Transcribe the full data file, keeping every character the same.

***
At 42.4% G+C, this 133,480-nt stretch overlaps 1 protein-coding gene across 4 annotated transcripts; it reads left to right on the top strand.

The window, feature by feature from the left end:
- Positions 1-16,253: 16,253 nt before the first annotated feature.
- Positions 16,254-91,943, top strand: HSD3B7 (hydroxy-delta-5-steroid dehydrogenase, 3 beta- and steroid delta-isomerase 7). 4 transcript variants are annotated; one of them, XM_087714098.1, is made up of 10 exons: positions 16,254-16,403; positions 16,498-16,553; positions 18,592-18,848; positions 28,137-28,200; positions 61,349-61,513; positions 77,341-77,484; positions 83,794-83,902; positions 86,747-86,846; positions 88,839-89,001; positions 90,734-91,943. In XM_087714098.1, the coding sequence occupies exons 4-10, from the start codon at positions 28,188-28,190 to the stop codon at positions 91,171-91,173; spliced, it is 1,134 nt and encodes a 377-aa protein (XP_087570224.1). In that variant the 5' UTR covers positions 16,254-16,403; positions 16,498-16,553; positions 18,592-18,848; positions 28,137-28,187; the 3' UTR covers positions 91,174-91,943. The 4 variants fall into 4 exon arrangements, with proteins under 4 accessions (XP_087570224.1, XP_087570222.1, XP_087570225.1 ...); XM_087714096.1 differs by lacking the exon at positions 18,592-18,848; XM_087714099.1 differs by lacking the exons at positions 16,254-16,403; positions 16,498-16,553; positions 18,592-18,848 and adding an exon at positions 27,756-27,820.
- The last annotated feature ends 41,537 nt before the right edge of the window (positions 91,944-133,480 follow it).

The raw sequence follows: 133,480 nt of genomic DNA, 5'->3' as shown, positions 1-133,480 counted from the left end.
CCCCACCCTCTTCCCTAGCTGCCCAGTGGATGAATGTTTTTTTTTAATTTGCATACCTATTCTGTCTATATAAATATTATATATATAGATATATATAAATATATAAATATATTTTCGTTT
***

At 42.4% G+C, this 133,480-nt stretch overlaps 1 protein-coding gene across 4 annotated transcripts; it reads left to right on the top strand.

The window, feature by feature from the left end:
- Positions 1-16,253: 16,253 nt before the first annotated feature.
- Positions 16,254-91,943, top strand: HSD3B7 (hydroxy-delta-5-steroid dehydrogenase, 3 beta- and steroid delta-isomerase 7). 4 transcript variants are annotated; one of them, XM_087714098.1, is made up of 10 exons: positions 16,254-16,403; positions 16,498-16,553; positions 18,592-18,848; positions 28,137-28,200; positions 61,349-61,513; positions 77,341-77,484; positions 83,794-83,902; positions 86,747-86,846; positions 88,839-89,001; positions 90,734-91,943. In XM_087714098.1, the coding sequence occupies exons 4-10, from the start codon at positions 28,188-28,190 to the stop codon at positions 91,171-91,173; spliced, it is 1,134 nt and encodes a 377-aa protein (XP_087570224.1). In that variant the 5' UTR covers positions 16,254-16,403; positions 16,498-16,553; positions 18,592-18,848; positions 28,137-28,187; the 3' UTR covers positions 91,174-91,943. The 4 variants fall into 4 exon arrangements, with proteins under 4 accessions (XP_087570224.1, XP_087570222.1, XP_087570225.1 ...); XM_087714096.1 differs by lacking the exon at positions 18,592-18,848; XM_087714099.1 differs by lacking the exons at positions 16,254-16,403; positions 16,498-16,553; positions 18,592-18,848 and adding an exon at positions 27,756-27,820.
- The last annotated feature ends 41,537 nt before the right edge of the window (positions 91,944-133,480 follow it).

The raw sequence follows: 133,480 nt of genomic DNA, 5'->3' as shown, positions 1-133,480 counted from the left end.
CCCCACCCTCTTCCCTAGCTGCCCAGTGGATGAATGTTTTTTTTTAATTTGCATACCTATTCTGTCTATATAAATATTATATATATAGATATATATAAATATATAAATATATTTTCGTTT